“There were some scary moments when you overtake motorbikes or they overtake you and then they get out of the throttle and suddenly you are about to hit them. Then you would come over a crest fast and there would be a tourist bus in the middle of the circuit! I think this is the most dangerous part of Nordschleife.
“Hertz wasn’t happy because when I gave the car back it had four bald tyres.”
Wolff had an accident in official practice for the 24 Hours, but his shared car still went on to win its class during the race — one of the crowing achievements of his early racing career.
What’s more, the Nordschleife had cast its spell on Wolff. Its crests and corners now occupied a significant part of his mind and would refuse to budge until he returned.
It was unlike any other circuit Wolff had raced on; a rare track where skill counted for nothing if it wasn’t matched by an equal dose of bravery. For a racing driver who didn’t quite make the grade, it’s easy to see the appeal…
“It’s the last warzone for racing cars,” Wolff says. “I remember people saying that only someone from the Eifel was able to go fast there.
“That’s because it was a totally different level of performance and many people who would go fast on the Nordschleife wouldn’t be particularly fast on normal tracks and the opposite way round.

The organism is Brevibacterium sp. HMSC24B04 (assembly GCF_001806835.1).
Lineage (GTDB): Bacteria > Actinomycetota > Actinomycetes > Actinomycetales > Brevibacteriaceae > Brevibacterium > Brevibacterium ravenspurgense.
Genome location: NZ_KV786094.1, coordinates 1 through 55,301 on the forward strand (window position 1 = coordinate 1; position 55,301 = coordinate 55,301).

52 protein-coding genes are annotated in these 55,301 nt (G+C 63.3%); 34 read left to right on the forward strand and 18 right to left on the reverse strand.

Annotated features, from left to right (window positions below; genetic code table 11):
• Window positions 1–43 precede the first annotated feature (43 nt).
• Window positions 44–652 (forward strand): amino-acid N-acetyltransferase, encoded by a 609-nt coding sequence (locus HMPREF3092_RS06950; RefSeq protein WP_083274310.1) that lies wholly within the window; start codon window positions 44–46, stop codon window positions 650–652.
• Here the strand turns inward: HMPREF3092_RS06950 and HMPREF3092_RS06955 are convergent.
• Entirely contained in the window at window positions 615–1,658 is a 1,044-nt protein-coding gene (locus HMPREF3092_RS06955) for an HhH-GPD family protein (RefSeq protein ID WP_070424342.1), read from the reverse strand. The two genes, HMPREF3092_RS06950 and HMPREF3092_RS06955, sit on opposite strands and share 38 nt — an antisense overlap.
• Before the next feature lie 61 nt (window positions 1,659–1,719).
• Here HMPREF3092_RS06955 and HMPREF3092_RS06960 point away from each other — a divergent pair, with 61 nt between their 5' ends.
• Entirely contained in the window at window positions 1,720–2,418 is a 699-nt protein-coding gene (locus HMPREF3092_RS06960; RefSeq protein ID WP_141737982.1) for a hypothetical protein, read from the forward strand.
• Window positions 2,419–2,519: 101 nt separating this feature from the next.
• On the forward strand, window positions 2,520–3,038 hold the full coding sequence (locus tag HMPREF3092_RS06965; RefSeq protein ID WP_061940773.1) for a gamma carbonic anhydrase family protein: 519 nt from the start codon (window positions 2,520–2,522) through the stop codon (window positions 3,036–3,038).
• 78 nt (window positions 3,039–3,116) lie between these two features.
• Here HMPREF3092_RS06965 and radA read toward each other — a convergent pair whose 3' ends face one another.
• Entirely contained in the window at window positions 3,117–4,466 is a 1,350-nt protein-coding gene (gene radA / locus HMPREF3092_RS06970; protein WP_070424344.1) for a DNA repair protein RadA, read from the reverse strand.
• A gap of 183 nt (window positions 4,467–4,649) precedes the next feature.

“There were many great drivers who were caught out there and there were many who were several seconds off the pace compared to the specialists.
“Obviously my racing career ended and I went into finance and stayed there, but after eight years a friend of mine invited me to a touring car race and that went pretty well, so I started racing as a hobby again.
“Eventually the Nordschleife came back into my mind and there was still something open between me and the Nordschleife. So I started planning to do the 24-hour race in a top car in 2009.
“And in the preparation for that, someone had the funny idea of trying to break the lap record for GT cars there. And I thought, that’s a fun idea, I like a challenge.”
“No one is interested in the lap record of the Nordschleife”
At the start of 2009, the record for GT cars at the Nordschleife was held by Nuburgring legend Sabine Schmitz and stood at 7:07. There were only two records that were faster at the time; the ultimate record of 6:11, held by Stefan Bellof in a Porsche 956 during qualifying for the 1983 Nurburgring 1000km, and Niki Lauda’s Formula One record of 6:58 set during qualifying for the 1975 German Grand Prix (albeit on a longer layout).
Wolff knew he wouldn’t get close to Bellof, but a sub seven-minute time was a genuine target.
Lauda, who had nearly lost his life at the circuit in a fiery accident in 1976, was the cousin of Wolff’s ex-wife, and naturally the aspiring record holder asked the three-time world champion what he thought of the daring attempt.
“Why would you do that?” Lauda responded. “No one is interested in the lap record of the Nordschleife.”
Wolff tried to explain that there was this inextricable bond — “this open thing” — between him and the circuit.
Lauda: “Well do what you like, but I think it’s idiotic.”
“I think I thought he was boring!” Wolff says when he is now asked why he ignored Lauda’s advice. “I thought: he’s not up for any fun anymore!”
Regardless of Lauda’s warning, Wolff was set on the idea of becoming a Nordschleife record holder and on a sunny day in April 2009 he arrived at the circuit ready to put his name in the history books.